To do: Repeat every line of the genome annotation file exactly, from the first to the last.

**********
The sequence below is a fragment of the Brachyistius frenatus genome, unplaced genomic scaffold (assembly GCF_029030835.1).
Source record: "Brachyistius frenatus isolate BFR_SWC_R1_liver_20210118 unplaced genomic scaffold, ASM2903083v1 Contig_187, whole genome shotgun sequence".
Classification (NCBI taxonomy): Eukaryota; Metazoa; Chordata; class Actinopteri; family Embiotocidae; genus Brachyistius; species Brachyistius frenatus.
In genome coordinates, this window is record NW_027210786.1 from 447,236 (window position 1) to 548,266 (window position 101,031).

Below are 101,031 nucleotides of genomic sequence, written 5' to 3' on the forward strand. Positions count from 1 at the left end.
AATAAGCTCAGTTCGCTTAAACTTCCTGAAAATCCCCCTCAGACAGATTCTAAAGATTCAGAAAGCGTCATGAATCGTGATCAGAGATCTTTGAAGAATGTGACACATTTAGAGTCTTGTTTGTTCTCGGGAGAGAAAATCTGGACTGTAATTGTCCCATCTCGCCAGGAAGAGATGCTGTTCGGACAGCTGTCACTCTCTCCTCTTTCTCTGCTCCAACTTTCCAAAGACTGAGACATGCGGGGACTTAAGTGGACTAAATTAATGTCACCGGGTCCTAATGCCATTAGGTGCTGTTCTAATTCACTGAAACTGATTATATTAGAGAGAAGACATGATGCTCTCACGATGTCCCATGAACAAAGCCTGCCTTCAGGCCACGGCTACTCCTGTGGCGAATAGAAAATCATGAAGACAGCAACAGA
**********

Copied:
The sequence below is a fragment of the Brachyistius frenatus genome, unplaced genomic scaffold (assembly GCF_029030835.1).
Source record: "Brachyistius frenatus isolate BFR_SWC_R1_liver_20210118 unplaced genomic scaffold, ASM2903083v1 Contig_187, whole genome shotgun sequence".
Classification (NCBI taxonomy): Eukaryota; Metazoa; Chordata; class Actinopteri; family Embiotocidae; genus Brachyistius; species Brachyistius frenatus.
In genome coordinates, this window is record NW_027210786.1 from 447,236 (window position 1) to 548,266 (window position 101,031).

Below are 101,031 nucleotides of genomic sequence, written 5' to 3' on the forward strand. Positions count from 1 at the left end.
AATAAGCTCAGTTCGCTTAAACTTCCTGAAAATCCCCCTCAGACAGATTCTAAAGATTCAGAAAGCGTCATGAATCGTGATCAGAGATCTTTGAAGAATGTGACACATTTAGAGTCTTGTTTGTTCTCGGGAGAGAAAATCTGGACTGTAATTGTCCCATCTCGCCAGGAAGAGATGCTGTTCGGACAGCTGTCACTCTCTCCTCTTTCTCTGCTCCAACTTTCCAAAGACTGAGACATGCGGGGACTTAAGTGGACTAAATTAATGTCACCGGGTCCTAATGCCATTAGGTGCTGTTCTAATTCACTGAAACTGATTATATTAGAGAGAAGACATGATGCTCTCACGATGTCCCATGAACAAAGCCTGCCTTCAGGCCACGGCTACTCCTGTGGCGAATAGAAAATCATGAAGACAGCAACAGA